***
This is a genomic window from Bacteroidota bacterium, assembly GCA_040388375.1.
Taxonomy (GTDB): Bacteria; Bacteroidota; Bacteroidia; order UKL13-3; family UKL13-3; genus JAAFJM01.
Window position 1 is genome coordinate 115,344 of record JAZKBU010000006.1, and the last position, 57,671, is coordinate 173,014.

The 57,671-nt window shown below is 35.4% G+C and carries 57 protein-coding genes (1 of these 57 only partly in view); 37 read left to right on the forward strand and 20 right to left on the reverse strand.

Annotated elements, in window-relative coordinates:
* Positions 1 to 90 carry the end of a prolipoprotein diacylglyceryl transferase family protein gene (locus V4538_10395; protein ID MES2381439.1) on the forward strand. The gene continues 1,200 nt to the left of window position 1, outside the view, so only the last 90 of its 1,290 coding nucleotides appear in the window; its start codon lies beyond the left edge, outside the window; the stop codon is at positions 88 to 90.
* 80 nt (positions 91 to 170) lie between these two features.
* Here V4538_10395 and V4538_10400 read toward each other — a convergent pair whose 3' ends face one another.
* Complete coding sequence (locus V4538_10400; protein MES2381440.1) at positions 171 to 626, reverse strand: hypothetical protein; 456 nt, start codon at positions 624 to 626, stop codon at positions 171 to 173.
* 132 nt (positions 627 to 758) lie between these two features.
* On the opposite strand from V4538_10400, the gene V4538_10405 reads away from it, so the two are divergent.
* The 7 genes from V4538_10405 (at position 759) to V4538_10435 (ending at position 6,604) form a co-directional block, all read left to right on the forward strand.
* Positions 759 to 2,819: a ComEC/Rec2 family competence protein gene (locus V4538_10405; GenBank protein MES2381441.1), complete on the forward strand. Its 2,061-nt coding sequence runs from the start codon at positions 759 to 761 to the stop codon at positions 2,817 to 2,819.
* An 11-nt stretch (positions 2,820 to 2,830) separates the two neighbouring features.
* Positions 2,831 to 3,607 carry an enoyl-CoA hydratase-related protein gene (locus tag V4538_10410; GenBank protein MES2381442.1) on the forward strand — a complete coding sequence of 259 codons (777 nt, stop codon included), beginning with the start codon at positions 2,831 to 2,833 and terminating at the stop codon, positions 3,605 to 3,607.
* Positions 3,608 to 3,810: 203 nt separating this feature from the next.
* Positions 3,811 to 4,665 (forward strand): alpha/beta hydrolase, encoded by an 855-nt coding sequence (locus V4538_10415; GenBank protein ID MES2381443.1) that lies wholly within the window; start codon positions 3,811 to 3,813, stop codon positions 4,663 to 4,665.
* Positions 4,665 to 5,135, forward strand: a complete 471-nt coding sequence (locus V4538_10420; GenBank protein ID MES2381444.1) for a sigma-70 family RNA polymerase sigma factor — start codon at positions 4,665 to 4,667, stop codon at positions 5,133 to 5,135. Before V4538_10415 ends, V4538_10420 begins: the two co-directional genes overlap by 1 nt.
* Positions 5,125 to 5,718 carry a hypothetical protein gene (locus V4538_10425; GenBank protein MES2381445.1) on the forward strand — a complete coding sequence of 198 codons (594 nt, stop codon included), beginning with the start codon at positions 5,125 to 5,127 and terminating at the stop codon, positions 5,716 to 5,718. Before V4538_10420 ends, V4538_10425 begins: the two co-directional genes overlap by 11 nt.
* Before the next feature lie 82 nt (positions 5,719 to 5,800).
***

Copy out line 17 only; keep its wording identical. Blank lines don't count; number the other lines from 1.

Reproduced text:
* Positions 3,811 to 4,665 (forward strand): alpha/beta hydrolase, encoded by an 855-nt coding sequence (locus V4538_10415; GenBank protein ID MES2381443.1) that lies wholly within the window; start codon positions 3,811 to 3,813, stop codon positions 4,663 to 4,665.